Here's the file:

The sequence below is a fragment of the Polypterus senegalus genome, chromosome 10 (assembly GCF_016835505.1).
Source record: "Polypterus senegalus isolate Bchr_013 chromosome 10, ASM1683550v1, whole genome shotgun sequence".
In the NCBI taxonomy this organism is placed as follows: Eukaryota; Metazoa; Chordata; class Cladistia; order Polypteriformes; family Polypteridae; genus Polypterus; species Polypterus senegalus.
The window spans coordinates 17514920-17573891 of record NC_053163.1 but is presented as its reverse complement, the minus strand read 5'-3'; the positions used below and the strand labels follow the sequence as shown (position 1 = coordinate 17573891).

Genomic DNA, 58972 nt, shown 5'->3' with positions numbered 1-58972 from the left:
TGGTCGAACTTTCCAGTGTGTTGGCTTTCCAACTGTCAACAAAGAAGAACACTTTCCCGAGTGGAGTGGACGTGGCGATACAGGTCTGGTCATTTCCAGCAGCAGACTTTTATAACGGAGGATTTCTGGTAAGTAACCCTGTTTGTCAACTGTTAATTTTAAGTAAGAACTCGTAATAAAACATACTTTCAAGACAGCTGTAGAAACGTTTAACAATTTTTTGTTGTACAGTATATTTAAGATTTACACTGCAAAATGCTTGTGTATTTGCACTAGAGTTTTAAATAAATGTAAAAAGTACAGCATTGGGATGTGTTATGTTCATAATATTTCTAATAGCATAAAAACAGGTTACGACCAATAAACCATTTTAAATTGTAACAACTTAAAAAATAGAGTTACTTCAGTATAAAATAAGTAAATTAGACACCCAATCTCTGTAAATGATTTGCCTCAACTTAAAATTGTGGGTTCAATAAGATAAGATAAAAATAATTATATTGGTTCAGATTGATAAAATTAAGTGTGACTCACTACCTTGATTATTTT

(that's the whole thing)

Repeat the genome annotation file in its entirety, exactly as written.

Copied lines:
The sequence below is a fragment of the Polypterus senegalus genome, chromosome 10 (assembly GCF_016835505.1).
Source record: "Polypterus senegalus isolate Bchr_013 chromosome 10, ASM1683550v1, whole genome shotgun sequence".
In the NCBI taxonomy this organism is placed as follows: Eukaryota; Metazoa; Chordata; class Cladistia; order Polypteriformes; family Polypteridae; genus Polypterus; species Polypterus senegalus.
The window spans coordinates 17514920-17573891 of record NC_053163.1 but is presented as its reverse complement, the minus strand read 5'-3'; the positions used below and the strand labels follow the sequence as shown (position 1 = coordinate 17573891).

Genomic DNA, 58972 nt, shown 5'->3' with positions numbered 1-58972 from the left:
TGGTCGAACTTTCCAGTGTGTTGGCTTTCCAACTGTCAACAAAGAAGAACACTTTCCCGAGTGGAGTGGACGTGGCGATACAGGTCTGGTCATTTCCAGCAGCAGACTTTTATAACGGAGGATTTCTGGTAAGTAACCCTGTTTGTCAACTGTTAATTTTAAGTAAGAACTCGTAATAAAACATACTTTCAAGACAGCTGTAGAAACGTTTAACAATTTTTTGTTGTACAGTATATTTAAGATTTACACTGCAAAATGCTTGTGTATTTGCACTAGAGTTTTAAATAAATGTAAAAAGTACAGCATTGGGATGTGTTATGTTCATAATATTTCTAATAGCATAAAAACAGGTTACGACCAATAAACCATTTTAAATTGTAACAACTTAAAAAATAGAGTTACTTCAGTATAAAATAAGTAAATTAGACACCCAATCTCTGTAAATGATTTGCCTCAACTTAAAATTGTGGGTTCAATAAGATAAGATAAAAATAATTATATTGGTTCAGATTGATAAAATTAAGTGTGACTCACTACCTTGATTATTTT